As the world financial panic set in motion by the subprime mortgage crisis reached full steam in late September, Bob Whaley’s phone began ringing. Interest in what financial writers call the “Fear Index” was spiking as stock prices plummeted and major Wall Street firms collapsed, and much of it was directed his way. The Fear Index, which is more properly known as the Chicago Board Options Exchange Market Volatility Index (VIX) and which has offered a real-time gauge of market jitters since 1993, was, after all, Whaley’s brainchild.
Whaley, Valere Blair Potter Professor of Management and an expert in derivative securities, did some interviews, but became increasingly annoyed by the articles and commentaries he saw. One after the other contained assertions he saw as “utter nonsense”—that the VIX was a self-fulfilling prophecy, that it was at unprecedentedly high levels, that it was a contrarian indicator.
“People were saying all sorts of unsupportable things,” he says, “so I decided to write a short piece that puts everything in proper perspective and corrects misconceptions people have because they haven’t dug deeply enough.”
For most people, the VIX, like the wider world of derivatives it reflects, skulks in a back alley of the financial world until there is a crisis, when it is hauled in for questioning that amounts to hysterical accusation rather than rational information gathering. What’s more, the recent fates of even the biggest, most savvy firms make clear there was more than enough ignorance—coupled with greed—to go around. If ever a subject called for light rather than heat, it is this one.
“It is not new,” Whaley says of the index. “It is not at unprecedented levels. And it does not cause volatility.”
It is, he contends, simply “a measure of expected stock market risk” set by the actions of investors as they work to protect their assets. More fully, the VIX is a weighted blend of prices for options on the Standard & Poor’s 500 Index (prior to Sept. 22, 2003, it was the S&P 100). Those options are in essence insurance policies protecting investors against broad-based market swings. The premiums they are willing to pay indicate their level of apprehension—hence the term “Fear Index”—about the market volatility they anticipate in the short term.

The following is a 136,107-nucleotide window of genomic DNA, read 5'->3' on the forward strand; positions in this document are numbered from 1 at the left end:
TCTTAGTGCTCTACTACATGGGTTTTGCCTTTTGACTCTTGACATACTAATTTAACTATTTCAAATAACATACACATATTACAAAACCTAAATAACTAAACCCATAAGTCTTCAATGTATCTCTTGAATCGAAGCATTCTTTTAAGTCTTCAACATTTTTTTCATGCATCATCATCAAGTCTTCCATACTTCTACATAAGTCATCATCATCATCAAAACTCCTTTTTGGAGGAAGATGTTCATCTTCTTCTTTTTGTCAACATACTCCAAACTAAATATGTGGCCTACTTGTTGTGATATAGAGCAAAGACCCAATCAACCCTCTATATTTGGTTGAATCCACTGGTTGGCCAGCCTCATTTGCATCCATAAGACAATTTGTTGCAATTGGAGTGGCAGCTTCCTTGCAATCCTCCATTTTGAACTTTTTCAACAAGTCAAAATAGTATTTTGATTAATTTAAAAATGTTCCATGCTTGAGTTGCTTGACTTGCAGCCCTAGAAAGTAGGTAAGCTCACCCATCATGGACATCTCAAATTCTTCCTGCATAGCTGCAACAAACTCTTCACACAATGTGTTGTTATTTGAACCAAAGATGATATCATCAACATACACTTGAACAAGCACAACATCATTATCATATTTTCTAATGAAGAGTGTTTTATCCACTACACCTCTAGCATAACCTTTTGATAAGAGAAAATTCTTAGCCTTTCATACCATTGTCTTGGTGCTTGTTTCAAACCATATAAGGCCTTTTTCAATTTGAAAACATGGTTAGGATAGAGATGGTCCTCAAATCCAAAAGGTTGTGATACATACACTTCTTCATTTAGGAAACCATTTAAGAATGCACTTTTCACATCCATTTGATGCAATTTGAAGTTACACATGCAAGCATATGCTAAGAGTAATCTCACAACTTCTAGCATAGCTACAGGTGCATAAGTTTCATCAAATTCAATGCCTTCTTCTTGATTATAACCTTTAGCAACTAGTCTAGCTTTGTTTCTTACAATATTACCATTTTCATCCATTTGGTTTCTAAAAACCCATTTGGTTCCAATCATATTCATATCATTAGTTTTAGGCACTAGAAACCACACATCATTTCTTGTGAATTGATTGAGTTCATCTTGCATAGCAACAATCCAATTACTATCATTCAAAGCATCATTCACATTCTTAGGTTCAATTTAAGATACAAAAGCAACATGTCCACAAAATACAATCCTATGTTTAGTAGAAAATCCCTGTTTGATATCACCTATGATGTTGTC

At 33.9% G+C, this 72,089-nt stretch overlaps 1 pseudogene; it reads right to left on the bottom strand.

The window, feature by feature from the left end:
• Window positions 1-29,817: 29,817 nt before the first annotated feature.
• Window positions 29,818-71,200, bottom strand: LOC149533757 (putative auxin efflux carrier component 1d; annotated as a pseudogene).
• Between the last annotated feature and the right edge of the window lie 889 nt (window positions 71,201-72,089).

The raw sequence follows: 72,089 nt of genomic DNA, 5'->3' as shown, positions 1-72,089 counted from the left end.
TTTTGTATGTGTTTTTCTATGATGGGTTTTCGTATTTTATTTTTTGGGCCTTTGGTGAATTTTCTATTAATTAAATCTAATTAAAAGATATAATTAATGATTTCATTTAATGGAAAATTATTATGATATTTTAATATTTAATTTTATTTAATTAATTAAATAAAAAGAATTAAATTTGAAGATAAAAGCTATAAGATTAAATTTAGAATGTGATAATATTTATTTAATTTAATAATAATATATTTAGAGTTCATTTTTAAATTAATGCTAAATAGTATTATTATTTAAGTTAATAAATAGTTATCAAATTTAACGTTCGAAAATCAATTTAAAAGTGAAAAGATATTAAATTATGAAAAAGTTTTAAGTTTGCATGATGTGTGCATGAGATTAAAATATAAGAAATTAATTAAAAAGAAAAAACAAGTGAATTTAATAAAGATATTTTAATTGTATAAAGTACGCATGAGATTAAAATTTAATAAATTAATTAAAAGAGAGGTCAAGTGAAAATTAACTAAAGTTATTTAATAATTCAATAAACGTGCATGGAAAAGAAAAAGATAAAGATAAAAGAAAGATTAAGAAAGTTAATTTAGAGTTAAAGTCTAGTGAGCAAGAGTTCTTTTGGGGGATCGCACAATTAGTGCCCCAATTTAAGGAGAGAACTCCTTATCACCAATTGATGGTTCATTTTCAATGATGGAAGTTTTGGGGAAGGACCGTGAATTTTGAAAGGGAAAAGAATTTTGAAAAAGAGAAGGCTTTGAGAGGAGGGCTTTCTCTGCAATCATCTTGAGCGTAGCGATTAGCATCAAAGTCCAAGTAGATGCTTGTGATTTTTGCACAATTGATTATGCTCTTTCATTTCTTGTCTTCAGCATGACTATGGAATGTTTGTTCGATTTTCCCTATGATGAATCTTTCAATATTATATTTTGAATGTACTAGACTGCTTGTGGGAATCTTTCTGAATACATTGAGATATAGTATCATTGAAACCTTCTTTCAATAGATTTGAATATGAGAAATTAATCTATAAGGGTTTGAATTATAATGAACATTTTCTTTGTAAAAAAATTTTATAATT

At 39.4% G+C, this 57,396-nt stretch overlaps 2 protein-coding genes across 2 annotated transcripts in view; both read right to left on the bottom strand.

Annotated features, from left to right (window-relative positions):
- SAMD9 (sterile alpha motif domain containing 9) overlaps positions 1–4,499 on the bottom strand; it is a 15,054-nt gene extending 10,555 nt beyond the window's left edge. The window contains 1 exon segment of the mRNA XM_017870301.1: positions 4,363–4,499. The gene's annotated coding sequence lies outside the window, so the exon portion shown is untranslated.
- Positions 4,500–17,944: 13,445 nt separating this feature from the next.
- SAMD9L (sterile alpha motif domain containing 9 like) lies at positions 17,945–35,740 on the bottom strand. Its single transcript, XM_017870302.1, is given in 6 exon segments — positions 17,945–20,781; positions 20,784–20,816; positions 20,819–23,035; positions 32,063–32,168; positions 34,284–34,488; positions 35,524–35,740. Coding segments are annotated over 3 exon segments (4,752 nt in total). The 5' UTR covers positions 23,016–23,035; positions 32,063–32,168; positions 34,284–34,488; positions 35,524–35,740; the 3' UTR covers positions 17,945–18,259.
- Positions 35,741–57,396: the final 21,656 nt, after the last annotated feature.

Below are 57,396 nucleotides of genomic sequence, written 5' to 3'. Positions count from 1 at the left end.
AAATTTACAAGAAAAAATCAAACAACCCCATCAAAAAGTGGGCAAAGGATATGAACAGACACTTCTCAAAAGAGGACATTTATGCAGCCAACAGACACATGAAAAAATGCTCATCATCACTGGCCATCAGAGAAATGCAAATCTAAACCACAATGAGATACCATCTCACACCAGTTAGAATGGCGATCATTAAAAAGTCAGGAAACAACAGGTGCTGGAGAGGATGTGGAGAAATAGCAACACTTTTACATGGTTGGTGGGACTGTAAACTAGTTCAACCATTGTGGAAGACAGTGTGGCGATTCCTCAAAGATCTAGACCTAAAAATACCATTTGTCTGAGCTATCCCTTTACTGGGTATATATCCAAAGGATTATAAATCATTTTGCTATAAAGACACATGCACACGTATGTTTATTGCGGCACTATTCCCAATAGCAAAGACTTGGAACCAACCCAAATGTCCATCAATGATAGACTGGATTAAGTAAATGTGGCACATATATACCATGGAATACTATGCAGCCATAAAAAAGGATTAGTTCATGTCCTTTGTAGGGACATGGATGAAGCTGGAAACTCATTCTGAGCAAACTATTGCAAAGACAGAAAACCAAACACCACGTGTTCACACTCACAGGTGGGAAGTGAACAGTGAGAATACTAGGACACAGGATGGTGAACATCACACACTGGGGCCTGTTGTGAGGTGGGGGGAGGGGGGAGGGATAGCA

Whaley is amused by claims that the VIX is a contrarian indicator.
“One commentator said in September that since the VIX was above 35 it was time to buy stocks,” he says. “The only time a contrarian indicator makes sense is after the fact. While 35 might have been high relative to its recent history, it increased steadily to a level of over 80 in the days afterward. If you’d taken his advice, you’d have lost your shirt. The stock market fell by nearly 30 percent.”
He is similarly dismissive of its power as a self-fulfilling prophecy that adds to market anxiety.
“This type of thinking is exactly backward. The degree of market anxiety is reflected in investor demand for portfolio insurance, which sets the level of the VIX. Saying that the market is better off without the VIX is akin to an ostrich hiding its head in the sand.”
As for historic highs, the VIX is in one sense nowhere near them—projected backward, it reached its peak during the October 1987 market crash, spiking to levels well above 150. Since September 2008—the month that marked the beginning of the stock market’s deep dive—the VIX has not exceeded 90. On the other hand, its recent sustained level of more than 35 marked only the fourth time the index had spent more than 20 days in that range.
“So, yes,” says Whaley, “we are experiencing abnormal behavior, but, no, it’s not unprecedented. We just tend to forget.”
This article is an abridged version of the one that appeared in the Winter 2009 edition of OwenIntelligence. To read it in its entirety, click here.